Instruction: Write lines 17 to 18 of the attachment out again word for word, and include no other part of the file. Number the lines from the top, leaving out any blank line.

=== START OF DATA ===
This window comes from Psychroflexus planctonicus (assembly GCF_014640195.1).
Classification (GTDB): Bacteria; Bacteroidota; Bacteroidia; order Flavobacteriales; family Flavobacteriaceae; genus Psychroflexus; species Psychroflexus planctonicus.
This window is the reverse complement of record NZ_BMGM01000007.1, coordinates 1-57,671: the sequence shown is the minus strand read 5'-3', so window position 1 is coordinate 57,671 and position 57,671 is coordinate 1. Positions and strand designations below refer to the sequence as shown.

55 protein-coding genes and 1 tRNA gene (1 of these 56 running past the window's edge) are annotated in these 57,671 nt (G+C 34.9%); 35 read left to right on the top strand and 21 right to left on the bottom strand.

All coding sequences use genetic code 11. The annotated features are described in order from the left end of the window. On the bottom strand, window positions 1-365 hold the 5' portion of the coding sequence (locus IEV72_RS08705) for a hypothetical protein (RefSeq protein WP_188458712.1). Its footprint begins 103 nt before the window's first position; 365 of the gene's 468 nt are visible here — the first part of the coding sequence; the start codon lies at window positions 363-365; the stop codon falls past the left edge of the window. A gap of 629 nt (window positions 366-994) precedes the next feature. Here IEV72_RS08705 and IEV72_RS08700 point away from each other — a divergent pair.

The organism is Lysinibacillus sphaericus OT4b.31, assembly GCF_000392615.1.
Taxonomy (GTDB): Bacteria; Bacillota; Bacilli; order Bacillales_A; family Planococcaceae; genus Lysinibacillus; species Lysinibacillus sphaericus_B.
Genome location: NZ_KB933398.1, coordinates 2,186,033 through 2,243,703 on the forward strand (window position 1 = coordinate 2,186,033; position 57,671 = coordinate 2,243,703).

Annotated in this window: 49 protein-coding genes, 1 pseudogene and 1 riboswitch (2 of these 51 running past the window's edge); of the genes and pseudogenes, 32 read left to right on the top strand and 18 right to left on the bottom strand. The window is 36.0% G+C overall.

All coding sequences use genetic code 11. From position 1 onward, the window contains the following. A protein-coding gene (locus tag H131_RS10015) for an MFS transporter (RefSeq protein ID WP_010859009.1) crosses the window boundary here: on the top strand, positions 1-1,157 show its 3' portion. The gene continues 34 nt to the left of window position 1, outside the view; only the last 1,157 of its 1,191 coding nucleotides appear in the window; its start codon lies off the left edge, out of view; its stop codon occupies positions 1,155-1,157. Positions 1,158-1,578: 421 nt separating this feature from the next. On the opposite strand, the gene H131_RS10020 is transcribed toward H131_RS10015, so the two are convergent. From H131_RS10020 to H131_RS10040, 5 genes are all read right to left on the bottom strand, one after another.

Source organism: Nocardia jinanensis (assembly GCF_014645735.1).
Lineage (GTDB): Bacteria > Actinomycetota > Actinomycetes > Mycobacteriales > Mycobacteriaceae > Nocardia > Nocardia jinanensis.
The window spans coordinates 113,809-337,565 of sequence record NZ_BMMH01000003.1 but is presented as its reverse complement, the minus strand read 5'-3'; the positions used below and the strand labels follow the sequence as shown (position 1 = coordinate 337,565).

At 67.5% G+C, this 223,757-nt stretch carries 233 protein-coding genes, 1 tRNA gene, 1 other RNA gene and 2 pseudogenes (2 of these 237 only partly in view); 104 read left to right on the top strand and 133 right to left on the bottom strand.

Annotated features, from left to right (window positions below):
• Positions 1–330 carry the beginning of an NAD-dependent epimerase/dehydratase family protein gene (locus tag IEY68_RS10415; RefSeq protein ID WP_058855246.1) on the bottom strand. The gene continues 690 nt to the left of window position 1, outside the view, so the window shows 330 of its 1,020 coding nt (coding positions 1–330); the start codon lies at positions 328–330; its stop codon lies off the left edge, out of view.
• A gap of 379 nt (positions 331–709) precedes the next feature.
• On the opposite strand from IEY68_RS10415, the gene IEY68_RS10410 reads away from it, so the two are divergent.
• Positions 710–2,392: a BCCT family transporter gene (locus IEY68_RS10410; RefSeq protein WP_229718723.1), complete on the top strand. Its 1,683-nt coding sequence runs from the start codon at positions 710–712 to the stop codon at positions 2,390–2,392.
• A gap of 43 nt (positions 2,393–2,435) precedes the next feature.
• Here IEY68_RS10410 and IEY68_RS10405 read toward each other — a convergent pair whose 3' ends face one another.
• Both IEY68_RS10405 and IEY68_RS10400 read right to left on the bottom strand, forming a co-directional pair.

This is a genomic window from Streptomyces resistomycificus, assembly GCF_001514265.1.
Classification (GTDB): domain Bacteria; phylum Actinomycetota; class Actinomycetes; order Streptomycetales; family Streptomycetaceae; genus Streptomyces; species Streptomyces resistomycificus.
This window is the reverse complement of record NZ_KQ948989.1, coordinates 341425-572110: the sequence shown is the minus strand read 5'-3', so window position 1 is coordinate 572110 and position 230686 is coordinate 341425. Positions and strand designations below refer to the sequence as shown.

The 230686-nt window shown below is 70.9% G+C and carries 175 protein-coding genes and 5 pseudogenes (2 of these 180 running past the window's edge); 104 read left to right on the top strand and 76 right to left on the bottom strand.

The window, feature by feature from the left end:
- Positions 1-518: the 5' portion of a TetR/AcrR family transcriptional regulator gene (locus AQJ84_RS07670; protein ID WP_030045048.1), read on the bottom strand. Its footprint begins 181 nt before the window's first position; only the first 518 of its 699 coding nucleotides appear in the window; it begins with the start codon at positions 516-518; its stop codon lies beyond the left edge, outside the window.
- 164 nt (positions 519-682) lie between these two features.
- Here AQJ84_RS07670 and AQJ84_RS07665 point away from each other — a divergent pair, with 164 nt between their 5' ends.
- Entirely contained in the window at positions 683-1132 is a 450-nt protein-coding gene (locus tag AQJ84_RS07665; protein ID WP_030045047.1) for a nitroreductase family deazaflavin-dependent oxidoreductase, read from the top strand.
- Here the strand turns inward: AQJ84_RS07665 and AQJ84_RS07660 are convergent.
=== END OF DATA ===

• A gap of 379 nt (positions 331–709) precedes the next feature.
• On the opposite strand from IEY68_RS10415, the gene IEY68_RS10410 reads away from it, so the two are divergent.